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Canada (161,878)
Commerce (596)
COMM 103 (179)
Chapter 2

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COMM 103
Gary Bisonnette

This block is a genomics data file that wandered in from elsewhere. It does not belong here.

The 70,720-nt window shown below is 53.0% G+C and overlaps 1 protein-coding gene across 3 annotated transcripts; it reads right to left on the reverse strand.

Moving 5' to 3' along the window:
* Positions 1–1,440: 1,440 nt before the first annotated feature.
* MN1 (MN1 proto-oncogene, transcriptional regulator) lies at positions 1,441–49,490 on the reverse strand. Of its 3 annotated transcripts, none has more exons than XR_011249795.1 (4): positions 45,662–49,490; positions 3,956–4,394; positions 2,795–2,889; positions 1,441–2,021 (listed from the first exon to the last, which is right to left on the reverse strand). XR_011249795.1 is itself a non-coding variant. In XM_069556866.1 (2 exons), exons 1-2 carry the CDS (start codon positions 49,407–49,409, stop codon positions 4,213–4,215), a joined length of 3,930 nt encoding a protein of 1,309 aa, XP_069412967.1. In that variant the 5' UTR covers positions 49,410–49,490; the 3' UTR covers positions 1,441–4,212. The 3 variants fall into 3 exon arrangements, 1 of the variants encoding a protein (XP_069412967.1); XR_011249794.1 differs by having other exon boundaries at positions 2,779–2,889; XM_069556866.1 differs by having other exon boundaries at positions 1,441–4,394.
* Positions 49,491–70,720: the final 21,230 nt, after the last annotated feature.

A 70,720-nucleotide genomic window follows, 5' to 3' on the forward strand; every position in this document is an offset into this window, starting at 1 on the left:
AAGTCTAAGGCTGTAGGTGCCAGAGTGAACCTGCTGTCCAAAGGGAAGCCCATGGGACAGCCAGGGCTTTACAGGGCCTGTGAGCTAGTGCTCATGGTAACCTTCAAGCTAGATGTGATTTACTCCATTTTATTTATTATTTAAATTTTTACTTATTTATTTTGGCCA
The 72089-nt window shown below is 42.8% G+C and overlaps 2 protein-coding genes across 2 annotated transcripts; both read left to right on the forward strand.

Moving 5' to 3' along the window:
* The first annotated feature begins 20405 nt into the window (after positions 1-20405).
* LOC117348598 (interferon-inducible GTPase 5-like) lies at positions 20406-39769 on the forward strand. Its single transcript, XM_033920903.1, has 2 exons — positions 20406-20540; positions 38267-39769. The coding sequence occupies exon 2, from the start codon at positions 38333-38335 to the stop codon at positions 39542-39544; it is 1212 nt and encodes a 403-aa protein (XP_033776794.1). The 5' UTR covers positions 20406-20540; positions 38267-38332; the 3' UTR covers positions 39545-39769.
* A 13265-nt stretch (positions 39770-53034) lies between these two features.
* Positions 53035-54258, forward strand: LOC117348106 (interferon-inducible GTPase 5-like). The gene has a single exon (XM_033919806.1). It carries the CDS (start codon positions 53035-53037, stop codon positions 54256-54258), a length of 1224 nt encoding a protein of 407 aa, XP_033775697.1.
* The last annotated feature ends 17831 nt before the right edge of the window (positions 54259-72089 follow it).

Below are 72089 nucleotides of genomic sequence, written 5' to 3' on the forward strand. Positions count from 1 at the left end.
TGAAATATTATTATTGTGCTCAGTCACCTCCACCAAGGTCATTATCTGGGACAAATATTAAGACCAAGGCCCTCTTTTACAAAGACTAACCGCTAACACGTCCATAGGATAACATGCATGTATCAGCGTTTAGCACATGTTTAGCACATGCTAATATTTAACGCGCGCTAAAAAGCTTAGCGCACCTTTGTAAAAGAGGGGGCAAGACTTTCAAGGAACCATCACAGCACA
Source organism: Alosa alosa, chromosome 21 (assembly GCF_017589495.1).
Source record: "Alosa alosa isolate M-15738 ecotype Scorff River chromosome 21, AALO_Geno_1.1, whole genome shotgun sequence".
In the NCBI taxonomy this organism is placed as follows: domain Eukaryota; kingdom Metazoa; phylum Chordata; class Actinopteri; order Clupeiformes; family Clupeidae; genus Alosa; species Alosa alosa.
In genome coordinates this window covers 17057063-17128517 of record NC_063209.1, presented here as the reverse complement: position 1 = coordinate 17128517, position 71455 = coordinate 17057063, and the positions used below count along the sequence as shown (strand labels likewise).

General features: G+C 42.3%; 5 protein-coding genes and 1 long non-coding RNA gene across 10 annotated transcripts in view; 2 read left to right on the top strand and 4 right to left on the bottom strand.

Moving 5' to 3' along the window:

Alexandra Hill COMM 103 – 006 October 11 & 14 Chapter 2: The Canadian Economic Environment Canada and Its Economic System - Factors that are essential to ensure that our economy remains strong and competitive now and in the future: o Productivity gains, strong business investment, technological innovation, moderate wage increases, and a favourable currency exchange rate Contributing Factors to Economic Development - Political stability, manageable levels of national debt, established factors of production, national monetary policy and banking system, sufficient levels of investment, low inflation, absence of corruption, effective legal system, comparative advantage o Conclude Canada is a safe and lucrative place to operate business - Core requirement for stability and growth of an economic system is its ability to service and promote both the current and future economic activity Underlying Economic Model - An economic system that grows and encourages economic risk must have three fundamental market composition principles: o The law of supply and demand o Allowance for private ownership, entrepreneurship and wealth creation o Extent of government involvement in influencing economic activity and direction - Law of supply and Demand o Ability to the market, in dependent of external influences, to determine the price for which a product or service will be bought or sold o Demand is the number of purchases who are willing to pay or a product and or service at various price points  Elastic (quantity demanded changes significantly due to a change in price) or Inelastic (movement in price does not result in significant changes in demand) o Supply is the quantity of a product or service producers are willing to provide the market at various price points o Supply schedule represents the amount of product and/or service which a producer is willing to offer at a particular price point Alexandra Hill COMM 103 – 006 October 11 & 14 o The point where the quantity supplied equals the quantity demanded, with the price point set by this equalization  No shortage or surplus of goods at the agreed upon price  Prices fall too low => shortage  Prices move higher => surplus  When surpluses and shortages occur, market will correct itself back to equilibrium price o Prices may be influenced by external mechanisms:  Duties, tariffs, subsidies, or regulatory practices o Factors that affect demand:  Consumer income, consume preference, the number of product and/or services substitutes, and cost base reductions due to technology and productivity improvements - Allowance for Private Ownership, Entrepreneurship, and Wealth Creation o Openness of the market to support, encourage and promote the concepts of private enterprise, personal ownership, entrepreneurship, and wealth creation o USA and Canada support these concepts in a climate of risk versus return - Government Involvement in Influencing Economic Activity and Direction o Relates to the varying roles which gov’t can play in everyday economic activities o Can act as customer, regulator, manager, taxation agent, economic stimulation, and competitor - Open systems are: o Governed mostly by law of supply and demand o Provides full access to the principles of private ownership, entrepreneurship, and wealth creations o Possess an absence of regulation on the part of a gov’t o Foreign trade and movements in labour and capital are unrestricted - Controlled Systems are: Alexandra Hill COMM 103 – 006 October 11 & 14 o Gov’t fully controls the economic direction and activity o Economies that operate minimal external trade - Mixed Economic systems: o Contain elements of both open and controlled systems Canada – A Mixed Economic System - Economy allows the law of supply and demand to significantly influence the market - Private ownership, entrepreneurship, wealth creation and risk VS return are present - Gov’t becomes more/less engaged when it believes that it would be the best interest of our nation in order to protect and regulate industries as well as manages taxation, regulation, national debt targets, provincial transfers and monetary policy control The Economy in Simple Terms - Economy can be based on the basis of four fundamental factors: o Expenditures  Purchases are deemed to be of value in meeting nutrition needs and in improving overall quality of life o Savings  Dollars which you set aside today and support economic activity and wealth creation for the future o Capital Asset Investment  Investments that are made today to expand your capacity to conduct and expand productivity, and overall economic capacity o Credit  Borrowing of dollars to support expenditures or investments being made Economic Activity = Expenditures + Savings + Investments + Credit - Too much credit will delay economic growth and large amounts of economic productivity must be used to repay this debt instead of generating new economic growth opportunities - Too much savings result in tendency to reduce economic growth due to expenditure reductions Alexandra Hill COMM 103 – 006 October 11 & 14 The Economic Growth Cycle - Gross Domestic Product (GDP) is the total market value of goods and services which a nation produces domestically over a defined period of time (determines if a country is growing or contracting) - Factors that contribute to economic growth (total value of GDP): o Goods and services produced and purchased for consumption o Business investments within economy o Goods produced for export purchases o Gov’t spending - Economic contraction will result in the reversal of the process Managing the Movement in the Economy - Managing the economy must stimulate investment and control inflation - Gov’t of Canada, regulatory agencies, provincial gov’ts, and crown corporations try to maintain an equilibrium between growth and inflation Trends Impacting the Canadian Market - Inflation Alexandra Hill COMM 103 – 006 October 11 & 14 o Negative impact on growth of economic activity o Psychologically negatively impacts confidence levels of consumers and business operators o Heavy reliance on energy for production and transportation needs => upward pressure on cost base associated with products and services => higher prices for consumers o Some restaurants in the food industry escape inflation in ingredients utilizing economies of scale and long-term contracts - Geographic Clustering o Occurs when regional economies develop into what are considered to be distinct from one another and separated by significant enough geographic space where interdependency upon each other is minimized o Interdependency exists at regional and national levels to reduce any negative consequences on the economy  Danger occurs when separation occurs at a broader macro level that does not allow the gov’t to implement economic actions to control expansion or contraction via monetary policy or inflation control mechanisms - Currency Exchange Rate impact o Having a strong Canadian Dollar:  Reduces the price of goods and services being imported into the country  Made trips to USA cheaper for Canadians  Revenue received from exports grow => lead to strong profits  Price of Canadian goods and services increase make it more expensive when compared to other countries  Cost of visiting Canadians by US residents is more expensive - Branch Market Impact o Many global organizations look to purchase Canadian owned companies o Fear of Canada becoming a branch market economy o Canadian Gov’t has been challenged to change the Investment Canada Act to prevent foreign companies to purchase Canadian owned companies Alexandra Hill COMM 103 – 006 October 11 & 14 - Sustainability and Green Initiatives o Companies seek market positioning advantages and cost advantages through green-based strategies o Emphasis on green products, more eco-friendly packaging, reduced carbon emissions, and greater sensitivity to the use of finite resources - Aging Workforce, Immigration, and Multiculturalism o Canada’s work force is aging  Resulting in need to hire and train at least 39 000 workers  Concerned about intellectual capital shortages  Immigration to encouraged to bring skills into the workforce • Immigrants must find a country that is welcoming and allows them to contribute to social and cultural growth • Need to find workers that have the required language and critical thinking